I start, as I often do, with a disclaimer of incompetence. I am not a lawyer, let alone a constitutional expert. I speak to lawyers, and I can read but what I write here is nothing more than a journalistic assessment. I look forward to the published opinions of qualified experts, proper constitutional lawyers whom you must rely on to form your views.

Having put that out of the way, this series will review one of the bills published by the government yesterday, the one proposing to make three changes to Malta’s constitution formally, as the bill itself says,

in order to strengthen the fundamental rights to freedom of expression and to privacy and media freedom for the better implementation of the rule of law in a democratic society.

We must take that declared objective at face value, without at least for the purpose of analysis analysing the bill with glasses tinted with the assumption that the government does not seriously desire in any way either the strengthening of free expression or even the implementation of the rule of law.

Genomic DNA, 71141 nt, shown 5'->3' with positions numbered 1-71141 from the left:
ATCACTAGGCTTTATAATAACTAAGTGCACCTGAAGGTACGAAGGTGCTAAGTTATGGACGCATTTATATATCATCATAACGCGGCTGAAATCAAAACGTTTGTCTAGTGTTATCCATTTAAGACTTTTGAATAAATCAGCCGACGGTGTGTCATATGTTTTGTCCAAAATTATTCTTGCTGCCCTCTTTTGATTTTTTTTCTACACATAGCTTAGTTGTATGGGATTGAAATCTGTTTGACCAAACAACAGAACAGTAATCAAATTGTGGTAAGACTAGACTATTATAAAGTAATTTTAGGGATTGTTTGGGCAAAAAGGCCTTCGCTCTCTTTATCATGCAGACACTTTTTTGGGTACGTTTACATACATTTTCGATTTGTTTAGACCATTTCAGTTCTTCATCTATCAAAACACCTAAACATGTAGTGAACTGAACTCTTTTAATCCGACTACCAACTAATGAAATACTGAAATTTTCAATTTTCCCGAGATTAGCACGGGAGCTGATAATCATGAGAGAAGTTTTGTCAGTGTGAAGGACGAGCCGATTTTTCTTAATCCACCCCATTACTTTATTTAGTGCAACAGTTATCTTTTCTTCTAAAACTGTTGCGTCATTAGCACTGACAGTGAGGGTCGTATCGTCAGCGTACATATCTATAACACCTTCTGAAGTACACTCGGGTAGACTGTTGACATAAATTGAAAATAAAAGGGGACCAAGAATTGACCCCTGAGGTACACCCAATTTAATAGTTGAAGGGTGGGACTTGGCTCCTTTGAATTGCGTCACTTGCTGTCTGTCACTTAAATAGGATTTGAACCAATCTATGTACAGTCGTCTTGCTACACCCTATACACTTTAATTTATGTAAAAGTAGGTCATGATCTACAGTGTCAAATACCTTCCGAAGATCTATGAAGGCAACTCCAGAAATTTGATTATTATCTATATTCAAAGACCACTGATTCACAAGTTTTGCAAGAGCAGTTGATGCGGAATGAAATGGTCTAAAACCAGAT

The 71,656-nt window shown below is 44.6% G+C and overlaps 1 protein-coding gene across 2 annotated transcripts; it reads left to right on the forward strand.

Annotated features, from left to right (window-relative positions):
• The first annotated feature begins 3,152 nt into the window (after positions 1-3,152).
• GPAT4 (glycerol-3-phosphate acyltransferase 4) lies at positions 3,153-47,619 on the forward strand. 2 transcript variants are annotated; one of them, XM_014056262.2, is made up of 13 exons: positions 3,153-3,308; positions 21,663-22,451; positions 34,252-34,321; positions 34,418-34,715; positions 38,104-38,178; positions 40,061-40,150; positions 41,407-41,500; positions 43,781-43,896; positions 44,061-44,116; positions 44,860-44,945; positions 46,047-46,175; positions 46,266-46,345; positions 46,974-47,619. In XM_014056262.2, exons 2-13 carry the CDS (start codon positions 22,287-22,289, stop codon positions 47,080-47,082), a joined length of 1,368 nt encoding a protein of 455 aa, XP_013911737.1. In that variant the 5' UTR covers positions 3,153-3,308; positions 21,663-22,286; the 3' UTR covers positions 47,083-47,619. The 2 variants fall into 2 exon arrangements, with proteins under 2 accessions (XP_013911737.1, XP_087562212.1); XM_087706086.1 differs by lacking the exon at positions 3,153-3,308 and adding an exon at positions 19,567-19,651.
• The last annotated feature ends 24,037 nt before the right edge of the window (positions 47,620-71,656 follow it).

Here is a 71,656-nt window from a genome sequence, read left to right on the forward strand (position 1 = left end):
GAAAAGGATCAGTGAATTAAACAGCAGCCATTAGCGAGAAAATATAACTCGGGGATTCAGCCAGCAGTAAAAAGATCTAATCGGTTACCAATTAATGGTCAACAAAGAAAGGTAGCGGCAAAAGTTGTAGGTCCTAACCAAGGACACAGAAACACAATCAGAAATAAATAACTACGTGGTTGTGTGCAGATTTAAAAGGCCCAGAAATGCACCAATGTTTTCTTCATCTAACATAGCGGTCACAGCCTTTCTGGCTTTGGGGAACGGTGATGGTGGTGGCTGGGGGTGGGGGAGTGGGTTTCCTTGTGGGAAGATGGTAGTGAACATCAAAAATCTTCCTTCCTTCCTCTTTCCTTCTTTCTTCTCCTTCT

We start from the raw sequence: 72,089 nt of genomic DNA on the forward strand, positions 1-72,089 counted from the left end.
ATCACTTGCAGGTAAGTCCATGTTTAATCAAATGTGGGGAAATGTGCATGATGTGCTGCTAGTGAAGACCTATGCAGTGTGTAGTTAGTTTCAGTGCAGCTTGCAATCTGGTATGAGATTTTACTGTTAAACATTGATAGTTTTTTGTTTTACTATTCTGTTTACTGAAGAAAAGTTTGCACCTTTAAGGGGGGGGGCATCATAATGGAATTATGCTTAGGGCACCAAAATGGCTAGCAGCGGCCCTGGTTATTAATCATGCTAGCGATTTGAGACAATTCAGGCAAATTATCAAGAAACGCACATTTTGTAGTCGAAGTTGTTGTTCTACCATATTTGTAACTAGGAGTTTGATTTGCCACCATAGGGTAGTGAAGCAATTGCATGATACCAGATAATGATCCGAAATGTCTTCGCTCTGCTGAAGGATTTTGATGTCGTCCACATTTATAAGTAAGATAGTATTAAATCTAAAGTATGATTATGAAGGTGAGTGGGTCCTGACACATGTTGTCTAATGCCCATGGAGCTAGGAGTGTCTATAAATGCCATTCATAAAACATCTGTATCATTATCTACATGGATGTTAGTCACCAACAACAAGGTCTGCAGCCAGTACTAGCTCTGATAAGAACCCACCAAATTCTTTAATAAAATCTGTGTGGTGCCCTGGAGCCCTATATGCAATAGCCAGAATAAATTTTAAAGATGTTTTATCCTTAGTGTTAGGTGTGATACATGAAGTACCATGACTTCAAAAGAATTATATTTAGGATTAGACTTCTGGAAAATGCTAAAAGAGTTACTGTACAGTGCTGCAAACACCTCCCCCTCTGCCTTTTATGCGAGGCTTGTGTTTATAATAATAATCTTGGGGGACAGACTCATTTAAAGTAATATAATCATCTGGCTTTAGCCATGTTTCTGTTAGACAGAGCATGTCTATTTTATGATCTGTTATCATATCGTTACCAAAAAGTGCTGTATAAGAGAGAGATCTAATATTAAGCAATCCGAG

So, the question that needs answering at the end of the assessment of this bill is will media freedom be strengthened after this law is adopted? I will give reasons why in my view the answer is no. At best the impact is neutral and no material change will happen. At worst there is a veritable threat to basic freedoms even as they exist today on the eve of the adoption of this law.

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